Monday, June 27, 2011

The Firefox 5 Brouhaha: Why Version Numbers Don't Matter, and Why People Who Think They Do Need to Get Over It

Mozilla caused quite a stir in the "enterprise" (whatever that means) crowd recently with their oh-so-bold move of releasing an update to the Firefox web browser and calling it ... holy crap on a cracker ... version 5. Firefox 5 was released only three months after Firefox 4, to the great consternation of people who--judging by the alarmist articles on this subject at any rate--have the uniquely bad combination of lack of IT knowledge, fear of change, and positions of power in IT.

To people who are freaked out about this move, I have three words for you:

Get over it.

Here's the secret you fraidy-cat manager types need to know about version numbers: they're totally arbitrary. They don't imply the things you think they imply. Developers just make them up. No seriously, developers just make them up. Sure, certain loose rules apply that some people follow, but there's no science to any of this. The number of a release is whatever the people involved with the project decide it should be.

First off, in this particular case it's not as if Mozilla hasn't been telling people they were going this route for several months. They even made the very clear statement that the security update to Firefox 4 is--wait for it--Firefox 5, which of course only led to cries from people who don't know any better that Mozilla was "abandoning" Firefox 4.

Let's all take a deep breath and think through this logically, shall we?

First of all, how much development do you think actually happened on Firefox in the last 90 days? A fair amount, to be sure. (1000+ bug fixes in 90 days is awesome. Free software FTW.) But it's 90 days people. It's not the typical two year (yes, two year--look it up) cycle of Internet Explorer releases. And from my perspective as a web developer, where do these lengthy release cycles for IE get you? NOWHERE SLOW, thank you very much, Microsoft.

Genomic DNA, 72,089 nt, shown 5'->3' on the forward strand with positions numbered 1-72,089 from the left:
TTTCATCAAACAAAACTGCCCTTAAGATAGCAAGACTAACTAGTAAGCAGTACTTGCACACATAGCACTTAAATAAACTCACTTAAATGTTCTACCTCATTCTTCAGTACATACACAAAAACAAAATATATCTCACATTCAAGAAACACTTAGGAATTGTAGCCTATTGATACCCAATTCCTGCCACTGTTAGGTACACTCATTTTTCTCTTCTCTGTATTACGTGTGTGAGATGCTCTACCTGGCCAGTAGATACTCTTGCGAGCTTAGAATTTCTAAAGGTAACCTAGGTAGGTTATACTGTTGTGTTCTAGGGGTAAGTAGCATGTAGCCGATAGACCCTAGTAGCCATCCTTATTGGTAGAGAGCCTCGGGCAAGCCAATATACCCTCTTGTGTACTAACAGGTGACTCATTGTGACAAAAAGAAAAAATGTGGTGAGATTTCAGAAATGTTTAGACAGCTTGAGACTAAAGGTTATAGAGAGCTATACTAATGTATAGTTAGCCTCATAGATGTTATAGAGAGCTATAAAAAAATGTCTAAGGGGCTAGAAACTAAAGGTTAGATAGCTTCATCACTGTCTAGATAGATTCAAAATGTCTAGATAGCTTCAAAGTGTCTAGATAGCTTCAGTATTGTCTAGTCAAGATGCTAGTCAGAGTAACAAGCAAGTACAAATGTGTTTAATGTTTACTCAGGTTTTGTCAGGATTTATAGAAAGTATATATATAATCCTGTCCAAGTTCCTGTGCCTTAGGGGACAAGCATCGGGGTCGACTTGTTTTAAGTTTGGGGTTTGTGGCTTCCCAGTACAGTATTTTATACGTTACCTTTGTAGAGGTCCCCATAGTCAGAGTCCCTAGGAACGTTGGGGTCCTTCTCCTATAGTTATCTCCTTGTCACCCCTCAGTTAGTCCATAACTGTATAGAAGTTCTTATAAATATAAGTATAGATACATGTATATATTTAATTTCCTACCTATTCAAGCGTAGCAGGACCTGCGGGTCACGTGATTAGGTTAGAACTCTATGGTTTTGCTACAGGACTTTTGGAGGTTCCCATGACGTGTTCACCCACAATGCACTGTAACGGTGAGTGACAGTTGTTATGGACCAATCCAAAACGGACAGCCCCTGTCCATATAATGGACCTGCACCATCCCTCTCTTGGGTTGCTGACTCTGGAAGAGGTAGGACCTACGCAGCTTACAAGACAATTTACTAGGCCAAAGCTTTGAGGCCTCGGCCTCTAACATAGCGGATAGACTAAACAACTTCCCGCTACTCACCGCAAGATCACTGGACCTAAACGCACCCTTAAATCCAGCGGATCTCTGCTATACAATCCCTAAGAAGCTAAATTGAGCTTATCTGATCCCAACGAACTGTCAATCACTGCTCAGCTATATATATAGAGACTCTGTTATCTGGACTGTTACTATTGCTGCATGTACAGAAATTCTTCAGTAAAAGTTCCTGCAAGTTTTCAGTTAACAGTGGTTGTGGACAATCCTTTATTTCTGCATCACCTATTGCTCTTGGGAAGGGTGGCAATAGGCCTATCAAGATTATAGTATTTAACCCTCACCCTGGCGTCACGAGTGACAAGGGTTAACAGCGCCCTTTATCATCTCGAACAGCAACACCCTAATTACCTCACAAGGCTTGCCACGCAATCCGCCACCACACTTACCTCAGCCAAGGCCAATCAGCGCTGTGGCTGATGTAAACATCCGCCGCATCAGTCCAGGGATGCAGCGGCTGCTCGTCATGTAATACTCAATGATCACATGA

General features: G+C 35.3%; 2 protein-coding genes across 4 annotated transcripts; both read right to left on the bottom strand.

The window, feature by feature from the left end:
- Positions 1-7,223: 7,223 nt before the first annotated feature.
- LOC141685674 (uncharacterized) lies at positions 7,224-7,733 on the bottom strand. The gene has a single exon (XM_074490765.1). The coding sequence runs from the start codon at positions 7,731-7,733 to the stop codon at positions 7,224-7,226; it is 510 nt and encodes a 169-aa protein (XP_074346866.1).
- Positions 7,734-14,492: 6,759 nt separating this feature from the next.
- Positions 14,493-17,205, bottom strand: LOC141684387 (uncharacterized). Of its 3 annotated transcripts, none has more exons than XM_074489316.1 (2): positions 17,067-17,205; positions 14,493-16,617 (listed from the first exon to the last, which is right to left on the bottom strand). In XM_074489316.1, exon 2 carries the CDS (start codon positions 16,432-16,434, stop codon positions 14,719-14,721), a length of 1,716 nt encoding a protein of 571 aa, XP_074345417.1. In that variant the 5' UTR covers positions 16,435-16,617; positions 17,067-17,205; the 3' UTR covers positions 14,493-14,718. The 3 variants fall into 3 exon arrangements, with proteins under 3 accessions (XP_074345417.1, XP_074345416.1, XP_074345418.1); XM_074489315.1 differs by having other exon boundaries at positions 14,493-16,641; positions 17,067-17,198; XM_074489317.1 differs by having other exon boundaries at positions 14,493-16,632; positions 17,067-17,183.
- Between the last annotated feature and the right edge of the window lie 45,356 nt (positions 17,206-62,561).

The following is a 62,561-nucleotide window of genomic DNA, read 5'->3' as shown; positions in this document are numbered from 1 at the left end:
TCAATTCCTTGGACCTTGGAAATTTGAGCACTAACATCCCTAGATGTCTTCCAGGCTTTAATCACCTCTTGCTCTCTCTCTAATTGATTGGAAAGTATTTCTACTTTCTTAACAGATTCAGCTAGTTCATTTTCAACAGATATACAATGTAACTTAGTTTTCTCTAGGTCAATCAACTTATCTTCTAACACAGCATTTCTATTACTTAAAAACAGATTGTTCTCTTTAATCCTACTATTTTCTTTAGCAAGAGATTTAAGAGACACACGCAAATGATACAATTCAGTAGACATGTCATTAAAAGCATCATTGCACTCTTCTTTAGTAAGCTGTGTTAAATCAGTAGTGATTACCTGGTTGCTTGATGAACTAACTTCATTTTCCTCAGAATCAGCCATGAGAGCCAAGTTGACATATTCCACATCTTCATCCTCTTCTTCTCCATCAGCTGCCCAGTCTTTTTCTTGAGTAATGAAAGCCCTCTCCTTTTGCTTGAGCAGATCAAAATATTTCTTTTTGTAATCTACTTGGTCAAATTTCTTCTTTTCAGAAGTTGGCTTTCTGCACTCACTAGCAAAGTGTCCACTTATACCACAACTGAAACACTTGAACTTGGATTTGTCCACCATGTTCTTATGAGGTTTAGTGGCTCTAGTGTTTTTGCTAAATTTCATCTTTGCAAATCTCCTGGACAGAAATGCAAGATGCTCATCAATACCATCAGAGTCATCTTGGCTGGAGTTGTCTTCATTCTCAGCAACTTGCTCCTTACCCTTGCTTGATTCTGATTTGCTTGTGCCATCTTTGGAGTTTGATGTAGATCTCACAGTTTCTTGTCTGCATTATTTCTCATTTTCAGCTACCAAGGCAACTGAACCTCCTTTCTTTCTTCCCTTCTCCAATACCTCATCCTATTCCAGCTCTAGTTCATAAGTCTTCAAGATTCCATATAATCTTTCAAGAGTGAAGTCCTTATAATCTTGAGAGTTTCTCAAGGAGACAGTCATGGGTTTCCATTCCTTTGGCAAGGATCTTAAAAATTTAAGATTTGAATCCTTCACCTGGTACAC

Still with me? It's OK if you continue to breathe into your paper bag to deal with the hyperventilation aftermath of the Firefox 5 release.

So, to those of you freaking out over all of this, forget about the actual version numbers for just a moment and ponder a more generic scenario. Regardless of what label gets arbitrarily slapped on a product, would you prefer ...

  1. A predictable, frequent release cycle that provides bug fixes and a manageable number of new features and changes, or

  2. A long, big-bang release cycle that is a major upheaval, perhaps even meaning you have to upgrade your entire operating system to get the latest browser. (I'm looking at you, XP users. Do the rest of the world a favor and upgrade already!)

When you look at things that way, the people who are most unsettled by Mozilla having the audacity to call the latest Firefox "Version 5" are precisely the people who should be happy about more frequent releases. More frequent releases on a relatively predictable schedule means fewer changes at a time, which means a much, much smoother upgrade experience over time. Think of it as the thousands of minor course corrections you make as you drive down a highway versus waiting until you're about to drive into a ditch and jerking your wheel hard right to correct your course.

To put it another way, would the people who are freaking out still be freaking out if they called Firefox 5 Firefox 4.1 instead? How about 4.0.00000001? A browser upgrade by any other name ...

Which leads me to my next point. This situation isn't unique to Firefox. Google Chrome has gone from version 6 to version 12 in about a year. That's a major version release every two months. (Get yourself a fresh pair of shorts. I'll wait.)

Heck some GNU/Linux distributions are even talking about moving to a rolling upgrade cycle, which would mean that everyone gets upgrades to everything as they happen, and maybe once every so often the developers bundle up whatever's current and slap an arbitrary version number on it.

There was also a great to do over a comment made by Firefox evangelist Asa Dotzler on some whiner's blog post, which I'll quote here:

Mike, you do realize that we get about 2 million Firefox downloads per day from regular user types, right? Your “big numbers” here are really just a drop in the bucket, fractions of fractions of a percent of our user base.

Enterprise has never been (and I’ll argue, shouldn’t be) a focus of ours. Until we run out of people who don’t have sysadmins and enterprise deployment teams looking out for them, I can’t imagine why we’d focus at all on the kinds of environments you care so much about.

Allow me to translate that since I think most people who are up in arms about that comment completely miss the point.